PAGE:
She’s the standard-bearer for English teaching – essentially the most profitable supervisor in WSL historical past – and shortly to take the largest ladies’s soccer job on the earth.
But typically it takes a household chat for Emma Hayes to be reminded of all she achieved at Chelsea that has earned her a shot at World Cup glory with the United States.
“My mum said it to me the other day, ‘You don’t realise what you’ve done’,” Hayes recalled in an interview with Sky News.
“And I said, ‘Why would I? I have not worked a day in my life. I do something I love’.”
Her Chelsea group have reciprocated the love and a spotlight to element from the sharpest of managerial minds.
Six Women’s Super League titles have been received since touchdown at Chelsea in 2012, alongside 5 FA Cups and two League Cups.
No marvel the US got here calling when needing a coach to steer them into this summer season’s Paris Olympics and 2027 Women’s World Cup which may very well be hosted by the Americans.
Leading the file four-times Women’s World Cup winners will elevate Hayes’ profile.
And the 47-year-old has the character and charisma to attraction the US far past soccer.
“I’ve had a really amazing career and…I come from a household where you had to work hard and nothing was a given,” Hayes stated.
“So for me to be even in a position to lead a team to an Olympic medal is just what dreams are made of. And I intend to make the most of it.”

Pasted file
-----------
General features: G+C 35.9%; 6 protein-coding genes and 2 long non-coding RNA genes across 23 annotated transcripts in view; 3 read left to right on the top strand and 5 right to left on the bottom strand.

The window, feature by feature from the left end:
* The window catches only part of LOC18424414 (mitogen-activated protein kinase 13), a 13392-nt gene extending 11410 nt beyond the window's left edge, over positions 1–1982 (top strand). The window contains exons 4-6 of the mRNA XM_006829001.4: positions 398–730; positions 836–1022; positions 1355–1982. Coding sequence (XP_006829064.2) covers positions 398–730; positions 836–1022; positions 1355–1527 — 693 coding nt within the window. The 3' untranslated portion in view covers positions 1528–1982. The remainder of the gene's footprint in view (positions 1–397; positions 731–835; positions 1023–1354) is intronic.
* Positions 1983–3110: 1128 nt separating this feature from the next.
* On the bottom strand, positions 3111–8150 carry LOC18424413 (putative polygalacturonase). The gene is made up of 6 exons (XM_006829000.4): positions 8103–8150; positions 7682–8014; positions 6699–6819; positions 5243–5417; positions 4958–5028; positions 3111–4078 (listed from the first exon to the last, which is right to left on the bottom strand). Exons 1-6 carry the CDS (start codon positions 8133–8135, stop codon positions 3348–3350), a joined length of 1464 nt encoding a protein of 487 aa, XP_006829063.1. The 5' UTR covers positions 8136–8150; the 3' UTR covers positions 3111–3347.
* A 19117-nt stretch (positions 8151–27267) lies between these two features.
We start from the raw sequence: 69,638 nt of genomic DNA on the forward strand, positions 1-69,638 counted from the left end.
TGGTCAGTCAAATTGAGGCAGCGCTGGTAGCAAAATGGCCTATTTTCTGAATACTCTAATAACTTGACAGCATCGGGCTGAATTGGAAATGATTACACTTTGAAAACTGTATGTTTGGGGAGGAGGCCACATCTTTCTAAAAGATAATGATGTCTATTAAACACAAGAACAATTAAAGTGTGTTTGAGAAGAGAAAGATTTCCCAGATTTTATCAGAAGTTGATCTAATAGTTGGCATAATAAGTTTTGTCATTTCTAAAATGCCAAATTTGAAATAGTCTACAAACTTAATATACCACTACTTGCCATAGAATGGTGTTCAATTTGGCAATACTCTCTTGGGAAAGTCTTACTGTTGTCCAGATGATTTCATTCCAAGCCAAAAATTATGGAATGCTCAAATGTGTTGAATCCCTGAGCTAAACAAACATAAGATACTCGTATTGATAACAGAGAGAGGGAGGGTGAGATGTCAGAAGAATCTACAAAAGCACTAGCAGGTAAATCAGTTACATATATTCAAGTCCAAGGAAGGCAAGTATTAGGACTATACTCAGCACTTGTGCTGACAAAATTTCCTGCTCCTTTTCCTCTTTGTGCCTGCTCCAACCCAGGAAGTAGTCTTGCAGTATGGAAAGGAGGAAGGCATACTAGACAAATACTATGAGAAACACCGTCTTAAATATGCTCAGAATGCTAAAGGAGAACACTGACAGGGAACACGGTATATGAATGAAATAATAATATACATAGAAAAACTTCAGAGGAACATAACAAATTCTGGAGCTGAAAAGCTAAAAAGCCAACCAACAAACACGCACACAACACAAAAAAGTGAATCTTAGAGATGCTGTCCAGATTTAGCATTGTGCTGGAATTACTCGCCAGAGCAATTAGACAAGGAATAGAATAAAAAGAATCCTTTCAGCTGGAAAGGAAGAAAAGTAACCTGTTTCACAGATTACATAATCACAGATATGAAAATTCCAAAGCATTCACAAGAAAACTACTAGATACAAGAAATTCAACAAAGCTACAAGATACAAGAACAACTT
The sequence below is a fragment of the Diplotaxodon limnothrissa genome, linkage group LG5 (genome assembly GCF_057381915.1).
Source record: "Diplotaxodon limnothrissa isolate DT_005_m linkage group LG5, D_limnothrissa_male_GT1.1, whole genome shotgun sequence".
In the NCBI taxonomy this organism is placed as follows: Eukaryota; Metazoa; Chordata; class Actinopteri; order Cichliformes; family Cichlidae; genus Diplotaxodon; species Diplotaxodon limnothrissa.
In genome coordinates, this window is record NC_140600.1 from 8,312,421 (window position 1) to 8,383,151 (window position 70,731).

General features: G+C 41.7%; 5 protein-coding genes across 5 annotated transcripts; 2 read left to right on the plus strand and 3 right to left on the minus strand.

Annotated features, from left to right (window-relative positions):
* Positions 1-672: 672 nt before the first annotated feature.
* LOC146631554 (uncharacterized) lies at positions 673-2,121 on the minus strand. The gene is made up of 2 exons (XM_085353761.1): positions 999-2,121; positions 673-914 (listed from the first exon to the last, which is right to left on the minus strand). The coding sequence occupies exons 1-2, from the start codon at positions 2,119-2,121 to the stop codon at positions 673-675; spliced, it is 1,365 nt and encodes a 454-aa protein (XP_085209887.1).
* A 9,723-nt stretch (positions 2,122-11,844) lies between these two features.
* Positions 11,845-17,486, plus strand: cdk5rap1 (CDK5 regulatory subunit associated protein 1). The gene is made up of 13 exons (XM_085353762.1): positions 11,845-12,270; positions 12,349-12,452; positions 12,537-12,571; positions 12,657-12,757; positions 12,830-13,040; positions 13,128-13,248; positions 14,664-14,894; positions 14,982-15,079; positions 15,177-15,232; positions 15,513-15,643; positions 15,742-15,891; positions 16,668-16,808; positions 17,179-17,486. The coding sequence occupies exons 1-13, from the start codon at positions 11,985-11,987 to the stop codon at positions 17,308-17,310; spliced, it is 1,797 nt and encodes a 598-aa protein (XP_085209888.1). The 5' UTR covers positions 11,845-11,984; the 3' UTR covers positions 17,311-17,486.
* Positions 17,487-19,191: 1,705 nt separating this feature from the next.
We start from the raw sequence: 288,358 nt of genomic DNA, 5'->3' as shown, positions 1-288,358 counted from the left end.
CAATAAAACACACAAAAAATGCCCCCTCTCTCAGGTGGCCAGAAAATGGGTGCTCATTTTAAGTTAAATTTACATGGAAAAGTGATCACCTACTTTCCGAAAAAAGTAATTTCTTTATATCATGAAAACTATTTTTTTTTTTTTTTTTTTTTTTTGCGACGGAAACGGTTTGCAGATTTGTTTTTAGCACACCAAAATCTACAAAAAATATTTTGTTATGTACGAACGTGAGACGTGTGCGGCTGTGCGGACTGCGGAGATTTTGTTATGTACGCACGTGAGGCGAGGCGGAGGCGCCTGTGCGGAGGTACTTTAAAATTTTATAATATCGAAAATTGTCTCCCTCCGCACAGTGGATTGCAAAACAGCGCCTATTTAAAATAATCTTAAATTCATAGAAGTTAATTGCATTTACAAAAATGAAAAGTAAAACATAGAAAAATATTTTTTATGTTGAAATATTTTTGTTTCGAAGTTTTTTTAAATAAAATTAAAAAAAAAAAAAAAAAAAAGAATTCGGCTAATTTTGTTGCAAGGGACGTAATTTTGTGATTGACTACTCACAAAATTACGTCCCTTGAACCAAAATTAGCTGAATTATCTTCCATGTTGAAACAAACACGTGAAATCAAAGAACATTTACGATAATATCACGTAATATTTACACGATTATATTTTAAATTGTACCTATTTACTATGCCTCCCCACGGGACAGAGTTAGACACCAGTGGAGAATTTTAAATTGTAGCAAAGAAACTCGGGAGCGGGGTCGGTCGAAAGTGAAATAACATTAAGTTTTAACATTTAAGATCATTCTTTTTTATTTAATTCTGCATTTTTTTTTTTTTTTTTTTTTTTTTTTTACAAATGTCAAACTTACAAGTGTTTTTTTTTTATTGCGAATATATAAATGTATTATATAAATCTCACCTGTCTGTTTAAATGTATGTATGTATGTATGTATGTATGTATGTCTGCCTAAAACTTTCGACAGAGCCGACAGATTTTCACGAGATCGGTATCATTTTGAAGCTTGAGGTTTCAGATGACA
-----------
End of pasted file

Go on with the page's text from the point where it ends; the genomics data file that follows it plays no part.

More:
‘Money no motivator’
The US function is one which achieves a rarity in soccer – pay parity with the boys’s group counterpart.
It means Hayes may very well be the best paid ladies’s coach on the earth by incomes greater than £1m a 12 months.
She stated: “I get to go to an Olympics. I get to go to a World Cup. There is no cash machine in heaven. Money is not my motivator.
“However, I felt valued, and that was essential. But for me, the recollections would be the issues I cherish essentially the most. And hopefully some extra medals.”
There is a bigger mission too – paving the way for future generations of coaches.
It is why she is speaking to Sky News at a McDonald’s Fun Football project alongside anti-discrimination group Kick It Out – a mission to encourage coaching and playing careers and a more diverse talent pool.
The fear is people are being priced out of football – seeing the sport as becoming too middle class.
“There’s no denying that, which is why right here we will not scoff on the thought of half 1,000,000 youngsters having the ability to entry weeks and weeks of free soccer and training,” she said.
“And most significantly, given the chance to deliver individuals along with completely different backgrounds.”
‘Focus on youth’
And, on this election 12 months, what would Hayes do if she was in Downing Street?
“I’ve always valued looking after young people,” she stated.
“I would make sure that there is certainly more support for young people up until the age of 18, so that we can develop people into the best adults they possibly can, and to give them the most amount of opportunity. I would absolutely focus on youth.
“One of the issues I’ve all the time wished to champion is equal entry. I need women and girls to be supplied with the identical alternatives.
“So we talk about having more youth workers or youth clubs. Also I want to get more access for girls in PE in schools. It’s still below that for boys and something that absolutely should be challenged.”
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Hearing Hayes speak reveals she is pondering of a legacy far past the silverware collected in an illustrious profession that, at Chelsea, is simply lacking a Champions League title that would nonetheless come this season.
“The joy is in the service of giving to something, not in the rewards of those things,” she stated.
“Not medals, not achievements. And I’m just grateful I’ve been given the opportunity.”